Monday, December 27, 2010

Stanislaus Regional 911 Center dispatchers blamed for response delay

Report blames 911 dispatchers for Oakdale fire mistake

OAKDALE — Officials have concluded that mistakes by two Stanislaus Regional 911 Center dispatchers were behind a several-minute delay in sending Oakdale firefighters to a house fire.
The fire occurred on California Avenue  (10-27-10) in Oakdale,
Two homes were involved.
Photo Credit:
Harvey Duncan
It took six minutes and 14 seconds to dispatch Oakdale firefighters to an Oct. 27 house fire, according to a recent report. Officials have said firefighters typically are dispatched in less than two minutes, and it's not unusual to dispatch them in less than a minute.

The delay did not make a difference for the vacant house that was on fire in the 200 block of California Avenue. It was destroyed and the cause has been ruled as arson.
But two neighboring homes sustained additional damage because firefighters were not promptly dispatched, according to the report of the incident recently issued by the city.

Oakdale police officers evacuated residents from nearby homes before firefighters arrived. Officials have said the only injury in the 1 a.m. blaze was to a firefighter who hurt his hand.

The dispatching errors occurred as follows:
  •  The first dispatcher did not verify the complete address before calling firefighters. She thought the California Avenue fire was in Modesto, not Oakdale, and dispatched Modesto firefighters to a nonexistent fire. There are California avenues in Modesto, Turlock and Oakdale. The report states this mistake caused a three minute and 14 second delay.
  • Once dispatchers realized the mistake, another dispatcher sent tones over the radio to Oakdale firefighters.
 The tones sound in the fire station and alert firefighters that they are about to be dispatched. But the call was dispatched on the wrong channel, and Oakdale firefighters did not hear it. They called the dispatch center, and the call was dispatched correctly. The report states this mistake caused a three-minute delay.

"No one is happy about how this call was handled," wrote Lucian Thomas, the 911 center director, in an e-mail, "not the involved dispatchers or the management of Stanislaus Regional 911. We try our best to be as accurate as possible so the appropriate emergency resources respond to where they are needed."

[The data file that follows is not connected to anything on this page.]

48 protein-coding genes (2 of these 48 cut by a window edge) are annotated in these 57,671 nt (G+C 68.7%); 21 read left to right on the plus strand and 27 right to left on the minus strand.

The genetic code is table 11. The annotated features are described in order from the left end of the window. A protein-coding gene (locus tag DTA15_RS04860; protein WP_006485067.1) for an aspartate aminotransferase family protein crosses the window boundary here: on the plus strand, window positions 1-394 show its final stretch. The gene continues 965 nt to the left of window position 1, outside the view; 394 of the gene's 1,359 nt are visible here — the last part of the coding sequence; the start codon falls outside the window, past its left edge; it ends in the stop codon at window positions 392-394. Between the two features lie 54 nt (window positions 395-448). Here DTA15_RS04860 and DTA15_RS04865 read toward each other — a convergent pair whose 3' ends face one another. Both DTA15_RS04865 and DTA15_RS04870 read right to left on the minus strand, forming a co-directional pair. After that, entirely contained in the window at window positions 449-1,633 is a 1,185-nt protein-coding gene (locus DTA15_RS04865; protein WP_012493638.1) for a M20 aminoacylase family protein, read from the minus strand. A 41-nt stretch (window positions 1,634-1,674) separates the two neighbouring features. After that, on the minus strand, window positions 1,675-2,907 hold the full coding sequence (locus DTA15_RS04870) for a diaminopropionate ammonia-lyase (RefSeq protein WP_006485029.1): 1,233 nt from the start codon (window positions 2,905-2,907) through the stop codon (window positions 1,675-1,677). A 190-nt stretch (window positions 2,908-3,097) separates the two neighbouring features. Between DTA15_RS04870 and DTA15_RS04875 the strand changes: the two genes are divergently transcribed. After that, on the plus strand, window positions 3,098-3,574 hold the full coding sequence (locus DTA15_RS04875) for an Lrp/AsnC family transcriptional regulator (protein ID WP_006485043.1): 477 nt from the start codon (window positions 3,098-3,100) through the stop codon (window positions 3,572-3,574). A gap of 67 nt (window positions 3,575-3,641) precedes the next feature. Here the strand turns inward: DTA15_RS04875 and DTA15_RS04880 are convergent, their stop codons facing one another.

Thomas said the 911 center handles 450,000 to 500,000 calls annually, for law enforcement and fire agencies throughout the county except for Ceres police, Turlock police and fire, and Oakdale police, which have their own 911 dispatchers.

Emergency calls in Oakdale are routed to Oakdale police. A dispatcher there transfers 911 fire calls to the regional 911 center.

Thomas said he cannot recall another mistake of this magnitude at the dispatch center.
He said because it is an employer-employee matter and therefore confidential, he could not release the names of the two dispatchers or how they were disciplined. But he said in his e-mail that "after our investigation, appropriate disciplinary action was taken."

The review of the incident included developing procedures to improve communications between Oakdale police dispatchers and regional 911 center dispatchers.

For instance, Oakdale dispatchers now have a protocol to follow when they transfer a call to the regional 911 center in which they tell the dispatch center that the Oakdale Police Department is calling; the nature of the incident, such as a fire or car wreck; the address of the incident, including the cross street; and whether Oakdale police are responding.

Officials said on the California Avenue fire, the Oakdale dispatcher made a "blind transfer" on the initial 911 call to the regional dispatch center and did not give the center any information. But Thomas said that does not in any way lessen the fault of his dispatchers.

Officials said the protocol provides an extra safeguard when Oakdale dispatchers transfer calls to the regional dispatch center.

Oakdale fire and regional dispatch center officials also recently met with California Avenue residents to review the results of their investigation.

Modesto Fire Department investigator Ken White said the fire caused $150,000 damage to the destroyed home, $75,000 to one nearby home and $5,000 to another.

He said investigators believe the people who set this fire may be responsible for at least one other incident of arson. Oakdale contracts with the Modesto Fire Department for fire investigation work.

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